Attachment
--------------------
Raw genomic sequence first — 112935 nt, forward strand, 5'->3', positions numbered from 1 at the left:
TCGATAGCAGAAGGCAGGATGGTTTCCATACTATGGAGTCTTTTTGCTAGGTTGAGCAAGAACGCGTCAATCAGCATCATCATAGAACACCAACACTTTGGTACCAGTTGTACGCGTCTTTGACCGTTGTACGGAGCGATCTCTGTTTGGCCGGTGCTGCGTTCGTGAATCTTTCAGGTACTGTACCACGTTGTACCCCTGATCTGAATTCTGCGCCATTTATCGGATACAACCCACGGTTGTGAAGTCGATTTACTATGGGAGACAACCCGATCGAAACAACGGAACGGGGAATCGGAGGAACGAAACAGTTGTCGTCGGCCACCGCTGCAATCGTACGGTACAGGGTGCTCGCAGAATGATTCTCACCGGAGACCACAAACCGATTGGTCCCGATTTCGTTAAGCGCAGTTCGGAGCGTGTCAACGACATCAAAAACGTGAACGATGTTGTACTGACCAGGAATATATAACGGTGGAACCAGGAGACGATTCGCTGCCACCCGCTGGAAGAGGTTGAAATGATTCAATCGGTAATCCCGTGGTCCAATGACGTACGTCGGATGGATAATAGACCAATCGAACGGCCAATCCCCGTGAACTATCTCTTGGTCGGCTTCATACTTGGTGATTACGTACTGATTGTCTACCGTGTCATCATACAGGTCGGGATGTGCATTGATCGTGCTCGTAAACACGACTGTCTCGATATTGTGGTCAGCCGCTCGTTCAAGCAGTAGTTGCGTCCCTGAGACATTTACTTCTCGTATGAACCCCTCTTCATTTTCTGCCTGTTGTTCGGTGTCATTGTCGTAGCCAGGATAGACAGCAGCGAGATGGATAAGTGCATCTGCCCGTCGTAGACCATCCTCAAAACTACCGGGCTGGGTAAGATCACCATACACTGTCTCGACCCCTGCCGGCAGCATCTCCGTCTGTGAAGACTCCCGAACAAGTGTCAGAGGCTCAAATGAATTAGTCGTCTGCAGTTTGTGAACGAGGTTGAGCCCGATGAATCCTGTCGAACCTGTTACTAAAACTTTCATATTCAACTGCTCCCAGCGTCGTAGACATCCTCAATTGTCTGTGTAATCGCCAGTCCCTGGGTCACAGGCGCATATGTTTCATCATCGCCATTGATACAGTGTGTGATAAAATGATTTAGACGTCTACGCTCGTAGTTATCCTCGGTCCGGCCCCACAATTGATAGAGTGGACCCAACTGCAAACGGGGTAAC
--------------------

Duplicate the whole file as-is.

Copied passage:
Raw genomic sequence first — 112935 nt, forward strand, 5'->3', positions numbered from 1 at the left:
TCGATAGCAGAAGGCAGGATGGTTTCCATACTATGGAGTCTTTTTGCTAGGTTGAGCAAGAACGCGTCAATCAGCATCATCATAGAACACCAACACTTTGGTACCAGTTGTACGCGTCTTTGACCGTTGTACGGAGCGATCTCTGTTTGGCCGGTGCTGCGTTCGTGAATCTTTCAGGTACTGTACCACGTTGTACCCCTGATCTGAATTCTGCGCCATTTATCGGATACAACCCACGGTTGTGAAGTCGATTTACTATGGGAGACAACCCGATCGAAACAACGGAACGGGGAATCGGAGGAACGAAACAGTTGTCGTCGGCCACCGCTGCAATCGTACGGTACAGGGTGCTCGCAGAATGATTCTCACCGGAGACCACAAACCGATTGGTCCCGATTTCGTTAAGCGCAGTTCGGAGCGTGTCAACGACATCAAAAACGTGAACGATGTTGTACTGACCAGGAATATATAACGGTGGAACCAGGAGACGATTCGCTGCCACCCGCTGGAAGAGGTTGAAATGATTCAATCGGTAATCCCGTGGTCCAATGACGTACGTCGGATGGATAATAGACCAATCGAACGGCCAATCCCCGTGAACTATCTCTTGGTCGGCTTCATACTTGGTGATTACGTACTGATTGTCTACCGTGTCATCATACAGGTCGGGATGTGCATTGATCGTGCTCGTAAACACGACTGTCTCGATATTGTGGTCAGCCGCTCGTTCAAGCAGTAGTTGCGTCCCTGAGACATTTACTTCTCGTATGAACCCCTCTTCATTTTCTGCCTGTTGTTCGGTGTCATTGTCGTAGCCAGGATAGACAGCAGCGAGATGGATAAGTGCATCTGCCCGTCGTAGACCATCCTCAAAACTACCGGGCTGGGTAAGATCACCATACACTGTCTCGACCCCTGCCGGCAGCATCTCCGTCTGTGAAGACTCCCGAACAAGTGTCAGAGGCTCAAATGAATTAGTCGTCTGCAGTTTGTGAACGAGGTTGAGCCCGATGAATCCTGTCGAACCTGTTACTAAAACTTTCATATTCAACTGCTCCCAGCGTCGTAGACATCCTCAATTGTCTGTGTAATCGCCAGTCCCTGGGTCACAGGCGCATATGTTTCATCATCGCCATTGATACAGTGTGTGATAAAATGATTTAGACGTCTACGCTCGTAGTTATCCTCGGTCCGGCCCCACAATTGATAGAGTGGACCCAACTGCAAACGGGGTAAC